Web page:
Cheslie Kryst: Former Miss USA jumps to her death from Manhattan skyscraper
Independent TV

Heartfelt tributes poured in across social media for former Miss USA Cheslie Kryst, 30, after her body was found near the 60-storey Orion Building in Manhattan after alleged suicide.

“In devastation and great sorrow, we share the passing of our beloved Cheslie,” her family said in a statement.

“Her great light was one that inspired others around the world with her beauty and strength. She cared, she loved, she laughed and she shined.”

“Cheslie embodied love and served others, whether through her work as an attorney fighting for social justice, as Miss USA and as a host on Extra,” they said.

“But most importantly as a daughter, sister, friend, mentor and colleague — we know her impact will live on,” her family added.

Her company, entertainment news site ExtraTV, also mourned her loss. “Our hearts are broken. Cheslie was not just a vital part of our show, she was a beloved part of our "Extra" family and touched the entire staff,” they said. “Our deepest condolences to all her family and friends.”

Just hours before her death, Kryst shares her heartbreaking final Instagram post that read: “May this day bring you rest and peace.”



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The official Miss Universe Twitter page led the heartfelt tributes, describing Kryst as "one of the brightest, warmest, and most kind people we have ever had the privilege of knowing."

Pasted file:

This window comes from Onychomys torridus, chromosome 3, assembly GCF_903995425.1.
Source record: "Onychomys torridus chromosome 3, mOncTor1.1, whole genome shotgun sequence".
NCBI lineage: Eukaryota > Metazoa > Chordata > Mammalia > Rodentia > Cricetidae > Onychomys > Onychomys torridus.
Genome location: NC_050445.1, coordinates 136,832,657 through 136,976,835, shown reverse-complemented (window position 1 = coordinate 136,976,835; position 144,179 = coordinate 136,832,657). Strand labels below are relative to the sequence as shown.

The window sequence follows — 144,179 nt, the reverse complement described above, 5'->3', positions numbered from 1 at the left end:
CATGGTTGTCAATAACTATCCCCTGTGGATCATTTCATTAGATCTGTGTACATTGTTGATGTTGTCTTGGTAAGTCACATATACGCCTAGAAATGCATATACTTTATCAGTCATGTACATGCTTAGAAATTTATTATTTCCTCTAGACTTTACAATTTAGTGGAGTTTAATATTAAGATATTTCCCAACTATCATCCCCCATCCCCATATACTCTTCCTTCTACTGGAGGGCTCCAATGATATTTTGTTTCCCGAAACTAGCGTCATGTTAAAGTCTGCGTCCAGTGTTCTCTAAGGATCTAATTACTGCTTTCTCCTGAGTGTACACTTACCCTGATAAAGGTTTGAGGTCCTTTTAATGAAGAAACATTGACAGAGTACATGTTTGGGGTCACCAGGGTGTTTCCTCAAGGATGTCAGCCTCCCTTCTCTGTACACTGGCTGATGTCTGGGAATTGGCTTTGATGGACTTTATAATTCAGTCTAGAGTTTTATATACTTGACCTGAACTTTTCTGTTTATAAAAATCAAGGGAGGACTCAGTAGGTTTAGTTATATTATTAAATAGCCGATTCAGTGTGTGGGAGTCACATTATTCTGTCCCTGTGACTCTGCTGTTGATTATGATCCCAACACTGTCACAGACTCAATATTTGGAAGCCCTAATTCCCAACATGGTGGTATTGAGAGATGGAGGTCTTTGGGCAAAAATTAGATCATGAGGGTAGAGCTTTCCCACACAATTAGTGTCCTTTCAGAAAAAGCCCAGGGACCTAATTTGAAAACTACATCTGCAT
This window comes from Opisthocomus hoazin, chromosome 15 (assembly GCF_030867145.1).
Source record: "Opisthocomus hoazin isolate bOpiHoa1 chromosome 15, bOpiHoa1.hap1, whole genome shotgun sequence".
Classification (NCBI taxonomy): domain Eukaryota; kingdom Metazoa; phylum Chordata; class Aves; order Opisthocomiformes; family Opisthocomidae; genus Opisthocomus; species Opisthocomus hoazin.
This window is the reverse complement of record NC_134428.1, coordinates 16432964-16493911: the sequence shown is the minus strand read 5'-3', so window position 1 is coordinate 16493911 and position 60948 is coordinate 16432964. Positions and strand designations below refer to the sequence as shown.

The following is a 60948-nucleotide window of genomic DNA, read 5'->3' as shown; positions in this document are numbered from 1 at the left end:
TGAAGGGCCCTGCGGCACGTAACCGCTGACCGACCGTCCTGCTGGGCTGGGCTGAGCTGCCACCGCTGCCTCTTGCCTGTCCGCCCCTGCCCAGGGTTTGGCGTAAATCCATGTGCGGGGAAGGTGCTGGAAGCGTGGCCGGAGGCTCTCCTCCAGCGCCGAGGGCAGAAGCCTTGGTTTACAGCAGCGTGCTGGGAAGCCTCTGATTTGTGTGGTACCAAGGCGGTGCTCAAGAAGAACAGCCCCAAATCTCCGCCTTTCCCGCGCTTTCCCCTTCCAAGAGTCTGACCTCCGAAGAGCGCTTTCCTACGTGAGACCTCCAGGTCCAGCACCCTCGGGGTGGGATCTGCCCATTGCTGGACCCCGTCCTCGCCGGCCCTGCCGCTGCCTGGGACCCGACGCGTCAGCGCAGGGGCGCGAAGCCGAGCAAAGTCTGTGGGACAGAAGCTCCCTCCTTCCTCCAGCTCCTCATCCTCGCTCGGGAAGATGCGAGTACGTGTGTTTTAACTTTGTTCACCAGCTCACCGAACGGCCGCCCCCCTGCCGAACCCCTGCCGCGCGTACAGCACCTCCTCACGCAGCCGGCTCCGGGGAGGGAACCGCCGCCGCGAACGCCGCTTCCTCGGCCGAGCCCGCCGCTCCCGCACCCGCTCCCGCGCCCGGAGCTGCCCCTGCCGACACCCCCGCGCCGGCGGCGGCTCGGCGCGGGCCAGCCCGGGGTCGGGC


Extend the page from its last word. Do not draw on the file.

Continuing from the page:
They said: "We are devastated to learn about the loss of Miss USA 2019 Cheslie Kryst. She was one of the brightest, warmest, and most kind people we have ever had the privilege of knowing. Our entire community mourns her loss, and our thoughts and prayers are with her family right now."

Another added: "Appearances and smiles can be deceiving. Please take time to listen to those who may be struggling. Encourage them to seek professional mental health care when appropriate. We don't want to lose people like this."

Bernice King, daughter of Martin Luther King Jr and the chief executive of The King Center, warned about the “despair” created from depression, as she mourned the death.

Help and support is available right now if you need it.

For Samaritans, call the free 24-hour helpline on 116 123.

For the US, he National Suicide Prevention Hotline number is 800-273-8255.

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